As the Super Bowl rapidly approaches, it sparks a thought…
The coaches and QB possess an arsenal of plays…yet when facing a determined defense, a sudden adjustment may be necessary.
With the play clock ticking away and no time for another huddle…the quarterback must call an audible…
A lightning-fast shift in strategy that gives his team the upper hand in the game.
Just as a defense can disrupt a team’s game plan, the markets can throw a curveball into your strategy.
You want to execute good plans and build confidence, but you also want to avoid catastrophe when trading plans fail.
So here are a few examples of when you should make adjustments in real time.
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When to Change Your Trade Idea
Changing your trading plan too often can create a bad habit and kill your confidence in what you’re doing and your plans.
So how do you know when to switch it up and when to have more conviction?
There are certain factors that can come up that should absolutely make you change your trade plan or thesis…
1. A Stock Becomes a Chat Pump
I might have a trading plan laid out for a stock in premarket, but the moment I see the Breaking News Chat alert that it’s a chat pump — I change my plan.
I wouldn’t change the levels I would look for to enter and exit, but I adapt my timing and add on my 9:45 a.m. or later rule.
Because nine out of 10 chat pumps fail at the open. And giving that stock a bit more time to prove itself can be the difference between taking a losing trade, a winning trade, or no trade at all.
2. News Comes Out
Another thing that would change my trade plans is positive or negative news. Say you’re in a trade and following your plan … waiting for your goal to be hit so you can exit.
Then the company announces a midday offering … Or the Breaking News Chat team alerts you to a short report on the stock.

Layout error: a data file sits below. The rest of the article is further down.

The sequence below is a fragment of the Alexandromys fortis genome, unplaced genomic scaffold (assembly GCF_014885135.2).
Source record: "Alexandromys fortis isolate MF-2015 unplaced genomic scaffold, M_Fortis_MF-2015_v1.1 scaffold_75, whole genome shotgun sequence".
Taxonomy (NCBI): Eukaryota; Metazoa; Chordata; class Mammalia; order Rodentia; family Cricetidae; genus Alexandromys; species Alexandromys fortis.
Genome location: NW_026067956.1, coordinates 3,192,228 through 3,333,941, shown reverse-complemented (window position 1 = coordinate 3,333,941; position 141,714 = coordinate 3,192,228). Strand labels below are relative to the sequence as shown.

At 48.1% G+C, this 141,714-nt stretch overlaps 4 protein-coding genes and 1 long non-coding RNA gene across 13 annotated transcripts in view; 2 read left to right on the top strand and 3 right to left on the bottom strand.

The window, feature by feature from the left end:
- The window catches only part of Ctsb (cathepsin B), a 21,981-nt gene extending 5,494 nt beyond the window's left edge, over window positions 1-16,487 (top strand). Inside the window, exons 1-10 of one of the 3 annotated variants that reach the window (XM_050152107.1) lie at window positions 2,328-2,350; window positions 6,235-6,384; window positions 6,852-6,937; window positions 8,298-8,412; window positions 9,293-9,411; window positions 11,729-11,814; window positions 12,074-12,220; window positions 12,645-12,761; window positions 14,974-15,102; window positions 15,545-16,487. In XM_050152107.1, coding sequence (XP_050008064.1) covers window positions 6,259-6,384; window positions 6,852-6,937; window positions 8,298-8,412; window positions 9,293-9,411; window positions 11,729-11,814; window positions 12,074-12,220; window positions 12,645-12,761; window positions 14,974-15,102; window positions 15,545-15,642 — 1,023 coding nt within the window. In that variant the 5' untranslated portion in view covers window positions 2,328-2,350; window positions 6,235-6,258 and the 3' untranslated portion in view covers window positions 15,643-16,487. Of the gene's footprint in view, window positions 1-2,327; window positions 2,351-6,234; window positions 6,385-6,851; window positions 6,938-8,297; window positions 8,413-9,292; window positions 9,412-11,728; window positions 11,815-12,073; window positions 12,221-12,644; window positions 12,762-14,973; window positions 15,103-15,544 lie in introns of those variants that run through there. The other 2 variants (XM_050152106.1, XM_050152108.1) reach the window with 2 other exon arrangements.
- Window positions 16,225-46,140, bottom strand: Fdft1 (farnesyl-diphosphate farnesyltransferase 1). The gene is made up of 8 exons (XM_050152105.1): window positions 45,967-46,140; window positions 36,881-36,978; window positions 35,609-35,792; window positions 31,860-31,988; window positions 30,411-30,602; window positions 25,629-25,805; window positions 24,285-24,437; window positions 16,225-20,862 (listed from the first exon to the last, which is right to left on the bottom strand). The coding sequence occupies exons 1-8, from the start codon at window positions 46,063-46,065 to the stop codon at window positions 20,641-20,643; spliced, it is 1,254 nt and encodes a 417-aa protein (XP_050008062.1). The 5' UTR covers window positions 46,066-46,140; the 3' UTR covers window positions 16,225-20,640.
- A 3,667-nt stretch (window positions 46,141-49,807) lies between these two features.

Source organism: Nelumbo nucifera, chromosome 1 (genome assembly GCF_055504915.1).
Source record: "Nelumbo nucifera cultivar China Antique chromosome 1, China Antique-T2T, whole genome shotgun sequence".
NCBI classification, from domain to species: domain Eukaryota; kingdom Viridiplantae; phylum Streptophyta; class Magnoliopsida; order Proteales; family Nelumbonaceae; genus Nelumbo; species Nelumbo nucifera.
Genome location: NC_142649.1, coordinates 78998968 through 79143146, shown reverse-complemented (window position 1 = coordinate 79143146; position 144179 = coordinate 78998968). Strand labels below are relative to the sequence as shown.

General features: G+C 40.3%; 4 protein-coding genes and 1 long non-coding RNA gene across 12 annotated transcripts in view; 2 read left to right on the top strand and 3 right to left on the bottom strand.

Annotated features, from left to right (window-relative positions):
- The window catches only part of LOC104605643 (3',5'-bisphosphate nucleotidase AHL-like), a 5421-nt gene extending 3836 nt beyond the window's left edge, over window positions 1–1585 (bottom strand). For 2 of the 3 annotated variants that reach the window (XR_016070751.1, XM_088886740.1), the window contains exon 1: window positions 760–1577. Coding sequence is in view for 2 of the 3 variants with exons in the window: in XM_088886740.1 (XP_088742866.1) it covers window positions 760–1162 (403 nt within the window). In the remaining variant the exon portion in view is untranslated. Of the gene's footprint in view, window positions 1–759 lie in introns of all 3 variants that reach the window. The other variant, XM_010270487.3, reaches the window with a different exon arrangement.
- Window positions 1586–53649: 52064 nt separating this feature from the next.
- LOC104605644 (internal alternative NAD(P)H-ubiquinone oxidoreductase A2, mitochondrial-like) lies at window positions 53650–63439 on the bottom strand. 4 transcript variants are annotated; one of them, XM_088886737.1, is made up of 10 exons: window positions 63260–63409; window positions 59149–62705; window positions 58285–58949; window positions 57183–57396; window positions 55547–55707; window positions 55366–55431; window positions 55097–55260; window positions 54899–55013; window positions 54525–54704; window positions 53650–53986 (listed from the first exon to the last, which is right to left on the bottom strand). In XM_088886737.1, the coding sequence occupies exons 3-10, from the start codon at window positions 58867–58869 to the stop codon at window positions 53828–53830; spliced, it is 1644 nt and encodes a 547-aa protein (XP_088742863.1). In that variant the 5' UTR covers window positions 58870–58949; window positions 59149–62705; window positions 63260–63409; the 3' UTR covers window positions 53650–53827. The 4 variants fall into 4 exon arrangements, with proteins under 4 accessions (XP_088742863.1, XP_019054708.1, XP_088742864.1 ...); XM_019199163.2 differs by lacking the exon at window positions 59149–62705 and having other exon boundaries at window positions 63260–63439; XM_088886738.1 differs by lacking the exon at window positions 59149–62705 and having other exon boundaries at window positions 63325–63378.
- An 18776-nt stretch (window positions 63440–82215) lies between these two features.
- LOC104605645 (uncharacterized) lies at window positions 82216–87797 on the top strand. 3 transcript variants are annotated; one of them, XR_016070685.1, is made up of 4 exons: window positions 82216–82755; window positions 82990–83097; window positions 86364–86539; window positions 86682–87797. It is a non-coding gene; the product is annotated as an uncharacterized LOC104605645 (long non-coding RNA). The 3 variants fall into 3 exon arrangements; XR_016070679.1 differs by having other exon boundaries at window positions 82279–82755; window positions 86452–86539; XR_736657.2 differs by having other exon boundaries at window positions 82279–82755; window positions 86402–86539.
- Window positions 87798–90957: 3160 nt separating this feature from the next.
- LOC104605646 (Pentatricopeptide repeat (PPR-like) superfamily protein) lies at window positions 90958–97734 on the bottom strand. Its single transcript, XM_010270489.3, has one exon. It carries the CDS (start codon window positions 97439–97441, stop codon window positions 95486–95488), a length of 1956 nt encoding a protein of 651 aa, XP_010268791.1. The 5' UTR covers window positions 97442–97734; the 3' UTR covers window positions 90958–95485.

It doesn’t matter if the stock didn’t hit your goal, or if it’s already below your stop — you’ve gotta get out.
The dynamics of the trade idea have changed.
You have new information and you have to change your plan to align with the new information.
You can adapt your trade plans to good news too…
Say you’re in a trade and planning to ride a quick short squeeze. Then the company drops a midday press release and the stock starts to really run.
It doesn’t mean you get greedy, but depending on the news and price action, you might want to increase your goal for the trade. Or sell some at your original goal and hold some to see how the stock reacts.
Or say you don’t like the looks of a gapper in premarket because you don’t know why it’s up. But once you find out there’s a press release, that might change your opinion about the stock.
3. Macro Trends Change
Even swing traders or large-cap day traders have to adapt their plans…
When news like the Russian invasion of Ukraine, Fed announcements, CPI data, job numbers, or GDP reports come out, they can all have big impacts on the overall market direction.
Some of it might have a shorter impact, while other headlines can put the market in a downturn for months.
If you’re in a swing trade when bad macroeconomic news comes out, you have to decide whether you’re willing to hold a stock to your goal. Or whether to take profits while things shake out and look to reenter later.
These kinds of events won’t happen every day.
So in general, it’s best to enter your trades with your trade plan and try to stick to it. It builds good habits and can help you build confidence.
But just know that things can change fast, and there are certain times you should absolutely change your trade plans. So be ready to react and act quickly.
It will get easier over time and with more experience.
And staying in tune with what’s happening in the market can help. Get my market update three times a week so you know what micro and macro trends I see in the market each week.
Have a great day everyone. See you back here tomorrow.
Lead Trainer, StocksToTrade
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